The very business model that made the company so wildly successful could eventually cause its downfall.
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- To take advantage of employees’ innovative efforts, managers must first learn how to encourage and nurture them.
- By keeping group sessions tightly focused and on schedule, managers can earn their employees’ respect and commitment.
- Large initiatives such as oil pipelines have a higher chance of succeeding when stakeholders work together to manage the risks.
- When consumers are rude and abrasive, it’s up to managers to help employees deal with the stress.
- Unless a company is backing a philanthropic event, U.S. investors tend to be unhappy with corporate sponsorships.
- Incoming leaders follow a predictable pattern of disinvesting from their predecessor’s flops and eventually investing just as unwisely.
- Consumers respond better to commercials with emotional appeal than to neutral ads or those that are too informative.
- Hostile acquisitions may be largely a thing of the past, as they’ve been replaced with gentler—and more effective—M&A strategies.
- New high-tech companies are more attractive to investors when they show room for growth.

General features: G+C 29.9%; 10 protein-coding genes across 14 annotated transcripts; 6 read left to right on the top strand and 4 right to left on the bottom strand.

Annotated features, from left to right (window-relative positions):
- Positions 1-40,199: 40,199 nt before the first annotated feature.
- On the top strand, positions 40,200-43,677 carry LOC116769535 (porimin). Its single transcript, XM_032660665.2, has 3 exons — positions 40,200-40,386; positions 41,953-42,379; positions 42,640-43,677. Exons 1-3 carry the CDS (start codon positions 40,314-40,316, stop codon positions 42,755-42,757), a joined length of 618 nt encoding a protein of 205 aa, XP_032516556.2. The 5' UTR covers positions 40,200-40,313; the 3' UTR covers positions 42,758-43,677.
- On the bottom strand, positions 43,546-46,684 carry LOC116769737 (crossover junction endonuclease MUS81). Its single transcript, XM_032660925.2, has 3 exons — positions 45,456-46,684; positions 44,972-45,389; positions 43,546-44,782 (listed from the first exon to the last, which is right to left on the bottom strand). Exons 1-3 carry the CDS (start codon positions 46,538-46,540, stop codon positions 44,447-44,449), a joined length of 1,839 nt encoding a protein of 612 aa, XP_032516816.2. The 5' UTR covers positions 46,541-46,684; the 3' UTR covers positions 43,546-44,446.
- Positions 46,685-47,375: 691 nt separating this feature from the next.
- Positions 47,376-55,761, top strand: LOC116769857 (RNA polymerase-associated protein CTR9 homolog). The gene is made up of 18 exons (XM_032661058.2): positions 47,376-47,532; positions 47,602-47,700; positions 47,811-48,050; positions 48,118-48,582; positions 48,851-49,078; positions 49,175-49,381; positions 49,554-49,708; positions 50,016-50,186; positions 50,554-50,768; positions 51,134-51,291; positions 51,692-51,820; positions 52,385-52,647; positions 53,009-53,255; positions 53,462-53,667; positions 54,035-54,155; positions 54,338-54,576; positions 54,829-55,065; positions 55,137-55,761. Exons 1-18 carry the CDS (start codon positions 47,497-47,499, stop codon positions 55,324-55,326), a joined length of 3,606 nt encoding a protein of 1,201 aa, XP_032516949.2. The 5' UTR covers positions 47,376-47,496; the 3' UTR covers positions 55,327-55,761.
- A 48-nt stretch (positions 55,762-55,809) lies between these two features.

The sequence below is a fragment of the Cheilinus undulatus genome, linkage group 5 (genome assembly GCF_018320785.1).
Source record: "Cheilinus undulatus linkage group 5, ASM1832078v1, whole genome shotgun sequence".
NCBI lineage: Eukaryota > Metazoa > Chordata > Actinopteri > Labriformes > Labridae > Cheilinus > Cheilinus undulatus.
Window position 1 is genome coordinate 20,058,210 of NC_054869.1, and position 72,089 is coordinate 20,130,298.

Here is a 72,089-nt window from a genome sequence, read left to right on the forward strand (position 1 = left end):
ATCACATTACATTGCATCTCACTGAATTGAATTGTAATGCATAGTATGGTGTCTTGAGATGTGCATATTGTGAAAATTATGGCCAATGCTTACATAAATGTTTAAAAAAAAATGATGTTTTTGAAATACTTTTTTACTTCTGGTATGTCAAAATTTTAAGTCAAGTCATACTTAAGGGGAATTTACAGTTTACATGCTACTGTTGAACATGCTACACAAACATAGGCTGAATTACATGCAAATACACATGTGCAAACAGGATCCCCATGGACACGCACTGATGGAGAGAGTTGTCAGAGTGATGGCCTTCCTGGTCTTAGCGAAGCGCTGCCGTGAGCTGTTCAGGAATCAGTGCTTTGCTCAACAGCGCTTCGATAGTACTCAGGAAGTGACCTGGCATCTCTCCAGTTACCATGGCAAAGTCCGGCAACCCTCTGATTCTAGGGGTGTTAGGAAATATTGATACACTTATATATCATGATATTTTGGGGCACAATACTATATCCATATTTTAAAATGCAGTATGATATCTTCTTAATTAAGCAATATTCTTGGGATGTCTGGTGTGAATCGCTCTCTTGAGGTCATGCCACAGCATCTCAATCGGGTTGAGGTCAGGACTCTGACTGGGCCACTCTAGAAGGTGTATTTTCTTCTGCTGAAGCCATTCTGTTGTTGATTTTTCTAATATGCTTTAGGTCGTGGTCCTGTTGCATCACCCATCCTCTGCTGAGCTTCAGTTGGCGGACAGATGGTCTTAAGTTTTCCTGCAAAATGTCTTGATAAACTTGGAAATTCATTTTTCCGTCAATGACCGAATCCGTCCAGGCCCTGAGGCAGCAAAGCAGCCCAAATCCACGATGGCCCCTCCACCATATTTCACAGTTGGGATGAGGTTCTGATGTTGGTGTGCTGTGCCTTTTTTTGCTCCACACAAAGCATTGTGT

- External leaders who take over in good times make a greater strategic impact than those recruited during unstable periods.
- Companies that implement socially and environmentally responsible strategies tend to profit—but the benefits take time to show.
- For multinational companies operating in Russia and China, the key to success is finding ways to avoid PR crises, rather than managing them after they happen.
- People prefer old-fashioned voicemail messages to emails when receiving bad news.
- New hires who receive positive support from their bosses and co-workers during their first 90 days on the job tend to have better long-term performance.
- As GM’s new CEO, Mary Barra, may discover, many women who get to their company’s top spot find themselves facing yet more obstacles to achieving full power.
- As consumers increasingly expect to be able to customize the products they buy, giving them creative control over the assembly process makes them value a product more.
- Financial officers tend to overestimate their own abilities to predict the stock market, which can adversely affect their firms.
- Business managers may think they’re fooling customers with a $4.99 price tag, but a new study shows most consumers would rather pay $5.00.
- Borrowing clout gives large companies an edge in a financial crisis.
- When planning large projects, managers should base their forecasts for costs and timelines not on their own optimism, but on statistical data from previous ventures.
- When it comes to managing a company’s working capital, CFOs must balance the need to stock inventory against the need to provide value for shareholders.
- New businesses may be tempted to expand as quickly as possible, but such rapid growth can doom a fledgling company.
- Women who “want it all” are finding that starting their own business is the way to get it.
- A higher pay differential between CEOs and their employees may encourage employees to work harder, not to slack off.
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